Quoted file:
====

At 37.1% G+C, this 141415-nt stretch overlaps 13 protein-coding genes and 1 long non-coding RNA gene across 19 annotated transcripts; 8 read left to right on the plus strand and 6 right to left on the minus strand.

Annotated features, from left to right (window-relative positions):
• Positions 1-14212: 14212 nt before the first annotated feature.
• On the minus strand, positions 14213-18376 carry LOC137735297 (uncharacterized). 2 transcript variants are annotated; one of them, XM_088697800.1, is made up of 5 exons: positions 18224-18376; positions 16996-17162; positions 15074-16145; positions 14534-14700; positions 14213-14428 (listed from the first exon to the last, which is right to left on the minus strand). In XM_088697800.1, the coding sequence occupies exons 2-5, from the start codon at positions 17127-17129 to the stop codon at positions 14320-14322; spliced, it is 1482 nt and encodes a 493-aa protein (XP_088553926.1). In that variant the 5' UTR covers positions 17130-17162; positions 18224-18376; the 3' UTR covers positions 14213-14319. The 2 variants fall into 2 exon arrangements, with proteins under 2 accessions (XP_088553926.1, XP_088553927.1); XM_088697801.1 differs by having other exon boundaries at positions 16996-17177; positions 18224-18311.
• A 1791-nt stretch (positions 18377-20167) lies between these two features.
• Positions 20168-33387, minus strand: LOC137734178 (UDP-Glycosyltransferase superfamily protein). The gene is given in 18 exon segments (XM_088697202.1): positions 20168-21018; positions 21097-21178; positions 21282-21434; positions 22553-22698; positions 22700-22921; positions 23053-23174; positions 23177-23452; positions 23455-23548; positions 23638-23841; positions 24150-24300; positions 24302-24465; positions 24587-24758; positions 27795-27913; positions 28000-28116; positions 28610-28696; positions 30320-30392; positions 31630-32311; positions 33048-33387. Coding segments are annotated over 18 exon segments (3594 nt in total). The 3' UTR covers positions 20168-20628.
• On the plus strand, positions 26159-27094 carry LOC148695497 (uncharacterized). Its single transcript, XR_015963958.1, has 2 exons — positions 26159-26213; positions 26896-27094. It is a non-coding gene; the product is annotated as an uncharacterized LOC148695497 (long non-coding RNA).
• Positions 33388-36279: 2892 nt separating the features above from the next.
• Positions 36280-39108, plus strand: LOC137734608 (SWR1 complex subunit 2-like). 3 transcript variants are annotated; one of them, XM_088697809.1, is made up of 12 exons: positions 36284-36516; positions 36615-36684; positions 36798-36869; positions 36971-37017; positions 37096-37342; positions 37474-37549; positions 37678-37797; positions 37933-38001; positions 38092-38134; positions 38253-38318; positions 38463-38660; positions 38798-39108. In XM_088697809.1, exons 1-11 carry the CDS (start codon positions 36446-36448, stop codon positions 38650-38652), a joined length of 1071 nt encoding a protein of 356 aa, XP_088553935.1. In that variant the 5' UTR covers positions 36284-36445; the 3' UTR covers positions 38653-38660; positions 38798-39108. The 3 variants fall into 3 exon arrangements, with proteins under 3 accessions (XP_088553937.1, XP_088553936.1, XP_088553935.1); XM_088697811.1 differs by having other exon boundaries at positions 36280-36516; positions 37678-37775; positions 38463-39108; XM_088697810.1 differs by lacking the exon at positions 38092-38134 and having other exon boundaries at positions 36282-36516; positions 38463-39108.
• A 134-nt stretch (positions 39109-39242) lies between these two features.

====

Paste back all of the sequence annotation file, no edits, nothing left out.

At 37.1% G+C, this 141415-nt stretch overlaps 13 protein-coding genes and 1 long non-coding RNA gene across 19 annotated transcripts; 8 read left to right on the plus strand and 6 right to left on the minus strand.

Annotated features, from left to right (window-relative positions):
• Positions 1-14212: 14212 nt before the first annotated feature.
• On the minus strand, positions 14213-18376 carry LOC137735297 (uncharacterized). 2 transcript variants are annotated; one of them, XM_088697800.1, is made up of 5 exons: positions 18224-18376; positions 16996-17162; positions 15074-16145; positions 14534-14700; positions 14213-14428 (listed from the first exon to the last, which is right to left on the minus strand). In XM_088697800.1, the coding sequence occupies exons 2-5, from the start codon at positions 17127-17129 to the stop codon at positions 14320-14322; spliced, it is 1482 nt and encodes a 493-aa protein (XP_088553926.1). In that variant the 5' UTR covers positions 17130-17162; positions 18224-18376; the 3' UTR covers positions 14213-14319. The 2 variants fall into 2 exon arrangements, with proteins under 2 accessions (XP_088553926.1, XP_088553927.1); XM_088697801.1 differs by having other exon boundaries at positions 16996-17177; positions 18224-18311.
• A 1791-nt stretch (positions 18377-20167) lies between these two features.
• Positions 20168-33387, minus strand: LOC137734178 (UDP-Glycosyltransferase superfamily protein). The gene is given in 18 exon segments (XM_088697202.1): positions 20168-21018; positions 21097-21178; positions 21282-21434; positions 22553-22698; positions 22700-22921; positions 23053-23174; positions 23177-23452; positions 23455-23548; positions 23638-23841; positions 24150-24300; positions 24302-24465; positions 24587-24758; positions 27795-27913; positions 28000-28116; positions 28610-28696; positions 30320-30392; positions 31630-32311; positions 33048-33387. Coding segments are annotated over 18 exon segments (3594 nt in total). The 3' UTR covers positions 20168-20628.
• On the plus strand, positions 26159-27094 carry LOC148695497 (uncharacterized). Its single transcript, XR_015963958.1, has 2 exons — positions 26159-26213; positions 26896-27094. It is a non-coding gene; the product is annotated as an uncharacterized LOC148695497 (long non-coding RNA).
• Positions 33388-36279: 2892 nt separating the features above from the next.
• Positions 36280-39108, plus strand: LOC137734608 (SWR1 complex subunit 2-like). 3 transcript variants are annotated; one of them, XM_088697809.1, is made up of 12 exons: positions 36284-36516; positions 36615-36684; positions 36798-36869; positions 36971-37017; positions 37096-37342; positions 37474-37549; positions 37678-37797; positions 37933-38001; positions 38092-38134; positions 38253-38318; positions 38463-38660; positions 38798-39108. In XM_088697809.1, exons 1-11 carry the CDS (start codon positions 36446-36448, stop codon positions 38650-38652), a joined length of 1071 nt encoding a protein of 356 aa, XP_088553935.1. In that variant the 5' UTR covers positions 36284-36445; the 3' UTR covers positions 38653-38660; positions 38798-39108. The 3 variants fall into 3 exon arrangements, with proteins under 3 accessions (XP_088553937.1, XP_088553936.1, XP_088553935.1); XM_088697811.1 differs by having other exon boundaries at positions 36280-36516; positions 37678-37775; positions 38463-39108; XM_088697810.1 differs by lacking the exon at positions 38092-38134 and having other exon boundaries at positions 36282-36516; positions 38463-39108.
• A 134-nt stretch (positions 39109-39242) lies between these two features.